When Somalia installed a new government in 2012, IPI joined with members of the National Union of Somali Journalists in calling for more emphasis on ending impunity. "Journalists are putting pressure on the government to make sure that crimes against journalists do not go overlooked," Omar Faruk Osman, secretary-general of the East African Journalists Association, told IPI in an August interview.

A total of seven journalists have been killed so far in the Philippines, which has been among the deadliest countries for journalists for over a decade and has become a sad epitome of impunity itself.

Observers had hoped that President Benigno Aquino III, who came to power in 2010, would turn around the endemic violence and impunity that characterized the government of former President Gloria Macapagal-Arroyo, who presided over the deadliest period for Philippine journalists since the overthrow of the Marcos dictatorship in 1986. At least 79 journalists were murdered during Macapagal-Arroyo's presidency, according to statistics from the Philippines' Centre for Media Freedom and Responsibility (CMFR). But impunity has proven hard to die in the Philippines, and an expression of political will has not been enough to end the violence or the impunity. Nineteen journalists have been killed in the Philippines since 2010. Talking to IPI, Melinda Quintos de Jesus, executive director of CMFR, stated that the greatest challenge to prosecution of perpetrators lies in everyday abuse, by both the defence and prosecution, of the Philippines' labyrinthine trial rules. "We have institutionalized irrational delays in the conduct of the trial, which reflects an institutional weakness," Quintos de Jesus said.

Four journalists have been killed in Iraq this year, all in the violence-plagued northern city of Mosul. There was little information on the motivation or possible suspects; although police officials were quoted by local media as saying the perpetrators would be found. More broadly, journalists throughout the country have been subjected to long detentions, beatings and harassment by security forces. They have also seen their equipment confiscated.

With a total of 194 journalists killed since 2003, Iraq is indeed the deadliest country in the world over the past decade.

Three journalists have been killed so far this year in Mexico, marking a decline compared to previous years: 7, 10, and 12 journalists were killed in 2012, 2011, and 2010, respectively.

But before we allow for talk of progress, let us consider another pair of statistics: 69 journalists have been murdered in Mexico in the past 10 years; in zero of those cases have the perpetrators been brought to justice.

Investigations at the state level, where they occur at all, are incomplete at best and farcical at worst. The recent trial of a suspect in the murder of Regina Martínez in Veracruz, for example, has been dismissed as a parody of due process (the suspect's conviction was overturned in the face of evidence that his conviction had been extracted under torture). At the federal level, a special prosecutor for crimes against freedom of expression has existed since 2006 but has precious little to show for it, despite an important constitutional change that dramatically increased its power.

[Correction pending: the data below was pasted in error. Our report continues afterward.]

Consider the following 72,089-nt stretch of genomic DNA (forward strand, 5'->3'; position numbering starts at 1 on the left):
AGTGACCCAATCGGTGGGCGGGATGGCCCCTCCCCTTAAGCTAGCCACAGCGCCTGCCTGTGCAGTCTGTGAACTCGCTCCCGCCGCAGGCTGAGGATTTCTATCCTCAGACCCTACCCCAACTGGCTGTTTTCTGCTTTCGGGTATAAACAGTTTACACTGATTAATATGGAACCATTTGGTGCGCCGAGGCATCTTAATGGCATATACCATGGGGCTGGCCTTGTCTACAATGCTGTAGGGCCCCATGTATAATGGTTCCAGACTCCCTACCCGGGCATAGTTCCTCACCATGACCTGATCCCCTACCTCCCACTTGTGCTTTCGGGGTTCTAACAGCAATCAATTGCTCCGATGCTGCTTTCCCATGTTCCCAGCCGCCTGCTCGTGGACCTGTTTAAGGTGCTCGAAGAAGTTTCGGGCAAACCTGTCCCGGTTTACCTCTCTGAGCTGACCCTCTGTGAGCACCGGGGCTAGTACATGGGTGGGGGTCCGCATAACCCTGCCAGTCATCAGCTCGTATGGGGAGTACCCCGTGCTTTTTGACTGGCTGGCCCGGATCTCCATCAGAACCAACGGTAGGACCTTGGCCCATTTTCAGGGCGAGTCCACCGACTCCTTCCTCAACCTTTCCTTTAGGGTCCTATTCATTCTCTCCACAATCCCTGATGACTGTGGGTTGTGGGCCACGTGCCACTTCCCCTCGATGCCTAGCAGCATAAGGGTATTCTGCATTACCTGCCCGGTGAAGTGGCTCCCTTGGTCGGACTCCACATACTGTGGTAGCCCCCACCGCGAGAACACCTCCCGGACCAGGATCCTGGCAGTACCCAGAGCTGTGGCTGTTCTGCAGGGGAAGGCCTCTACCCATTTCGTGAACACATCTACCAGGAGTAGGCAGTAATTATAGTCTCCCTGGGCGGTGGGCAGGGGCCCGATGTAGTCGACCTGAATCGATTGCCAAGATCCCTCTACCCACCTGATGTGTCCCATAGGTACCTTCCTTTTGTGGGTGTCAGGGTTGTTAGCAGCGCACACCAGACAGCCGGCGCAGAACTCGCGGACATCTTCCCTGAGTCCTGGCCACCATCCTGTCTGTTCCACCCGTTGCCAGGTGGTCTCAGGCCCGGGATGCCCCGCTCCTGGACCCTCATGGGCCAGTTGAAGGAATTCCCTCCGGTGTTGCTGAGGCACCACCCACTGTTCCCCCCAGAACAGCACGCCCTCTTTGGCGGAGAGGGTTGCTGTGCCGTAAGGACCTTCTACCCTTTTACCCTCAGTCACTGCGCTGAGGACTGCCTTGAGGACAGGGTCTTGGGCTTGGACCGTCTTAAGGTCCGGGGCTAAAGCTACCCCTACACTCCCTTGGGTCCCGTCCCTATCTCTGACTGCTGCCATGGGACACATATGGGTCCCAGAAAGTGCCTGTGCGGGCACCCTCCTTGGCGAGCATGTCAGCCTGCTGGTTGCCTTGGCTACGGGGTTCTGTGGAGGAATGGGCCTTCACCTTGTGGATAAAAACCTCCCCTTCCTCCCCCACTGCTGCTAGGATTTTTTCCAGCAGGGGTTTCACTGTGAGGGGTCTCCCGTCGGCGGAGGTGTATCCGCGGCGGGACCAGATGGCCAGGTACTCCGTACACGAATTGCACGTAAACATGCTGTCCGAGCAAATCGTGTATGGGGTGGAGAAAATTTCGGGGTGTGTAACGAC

But in Mexico, even the decline in journalist killings itself must be scrutinised. Given that virtually no advancements have been made in fighting impunity, it is feared that this statistical improvement is, in fact, due to the reestablishment of a corrupt balance of power by the new national government. Indeed, it may simply be that a nexus of corrupt interests among government officials, organised crimes, and the media itself has replaced violence against journalists as the easiest method for stopping the free flow of information in Mexico.

Both IPI and TI believe there is much that can be done to end impunity. For TI, bending the law, beating the system or escaping punishment - and getting away with it - define impunity for corruption. TI's efforts increase accountability and aim to make it ever more difficult for individuals, corporations and others to get away with corruption.

IPI supports the development of specific institutions and laws aimed at ensuring that journalists can work freely and safely, as well as the adherence to editorial practices that pursue the same aim.

Together we have the power to protect journalists from harm, and stop perpetrators from acting with impunity.

View a video message from IPI Executive Director Alison Bethel McKenzie.